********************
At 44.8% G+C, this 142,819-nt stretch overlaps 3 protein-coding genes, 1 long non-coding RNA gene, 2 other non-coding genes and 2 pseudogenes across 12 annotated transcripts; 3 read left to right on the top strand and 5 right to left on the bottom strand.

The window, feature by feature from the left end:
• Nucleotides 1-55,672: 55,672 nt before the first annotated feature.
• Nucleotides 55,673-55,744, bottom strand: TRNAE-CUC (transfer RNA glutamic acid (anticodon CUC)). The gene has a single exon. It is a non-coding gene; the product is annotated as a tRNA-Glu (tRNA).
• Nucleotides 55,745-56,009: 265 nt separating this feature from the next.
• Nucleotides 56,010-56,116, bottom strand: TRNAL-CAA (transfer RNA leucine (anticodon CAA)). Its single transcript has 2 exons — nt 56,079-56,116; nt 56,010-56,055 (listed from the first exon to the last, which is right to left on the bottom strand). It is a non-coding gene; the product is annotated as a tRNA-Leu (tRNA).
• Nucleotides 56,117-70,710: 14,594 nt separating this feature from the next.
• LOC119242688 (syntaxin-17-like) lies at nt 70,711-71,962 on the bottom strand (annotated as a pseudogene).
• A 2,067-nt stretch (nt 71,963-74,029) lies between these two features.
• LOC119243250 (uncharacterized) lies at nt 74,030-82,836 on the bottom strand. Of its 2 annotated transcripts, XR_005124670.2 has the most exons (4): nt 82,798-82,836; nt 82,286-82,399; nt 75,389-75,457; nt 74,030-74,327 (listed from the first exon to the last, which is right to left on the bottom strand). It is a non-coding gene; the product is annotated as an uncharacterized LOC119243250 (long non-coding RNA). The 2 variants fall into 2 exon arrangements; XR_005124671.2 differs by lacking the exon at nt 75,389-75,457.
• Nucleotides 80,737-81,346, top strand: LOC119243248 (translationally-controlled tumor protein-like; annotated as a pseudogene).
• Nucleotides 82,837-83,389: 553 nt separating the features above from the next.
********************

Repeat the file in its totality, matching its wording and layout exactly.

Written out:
At 44.8% G+C, this 142,819-nt stretch overlaps 3 protein-coding genes, 1 long non-coding RNA gene, 2 other non-coding genes and 2 pseudogenes across 12 annotated transcripts; 3 read left to right on the top strand and 5 right to left on the bottom strand.

The window, feature by feature from the left end:
• Nucleotides 1-55,672: 55,672 nt before the first annotated feature.
• Nucleotides 55,673-55,744, bottom strand: TRNAE-CUC (transfer RNA glutamic acid (anticodon CUC)). The gene has a single exon. It is a non-coding gene; the product is annotated as a tRNA-Glu (tRNA).
• Nucleotides 55,745-56,009: 265 nt separating this feature from the next.
• Nucleotides 56,010-56,116, bottom strand: TRNAL-CAA (transfer RNA leucine (anticodon CAA)). Its single transcript has 2 exons — nt 56,079-56,116; nt 56,010-56,055 (listed from the first exon to the last, which is right to left on the bottom strand). It is a non-coding gene; the product is annotated as a tRNA-Leu (tRNA).
• Nucleotides 56,117-70,710: 14,594 nt separating this feature from the next.
• LOC119242688 (syntaxin-17-like) lies at nt 70,711-71,962 on the bottom strand (annotated as a pseudogene).
• A 2,067-nt stretch (nt 71,963-74,029) lies between these two features.
• LOC119243250 (uncharacterized) lies at nt 74,030-82,836 on the bottom strand. Of its 2 annotated transcripts, XR_005124670.2 has the most exons (4): nt 82,798-82,836; nt 82,286-82,399; nt 75,389-75,457; nt 74,030-74,327 (listed from the first exon to the last, which is right to left on the bottom strand). It is a non-coding gene; the product is annotated as an uncharacterized LOC119243250 (long non-coding RNA). The 2 variants fall into 2 exon arrangements; XR_005124671.2 differs by lacking the exon at nt 75,389-75,457.
• Nucleotides 80,737-81,346, top strand: LOC119243248 (translationally-controlled tumor protein-like; annotated as a pseudogene).
• Nucleotides 82,837-83,389: 553 nt separating the features above from the next.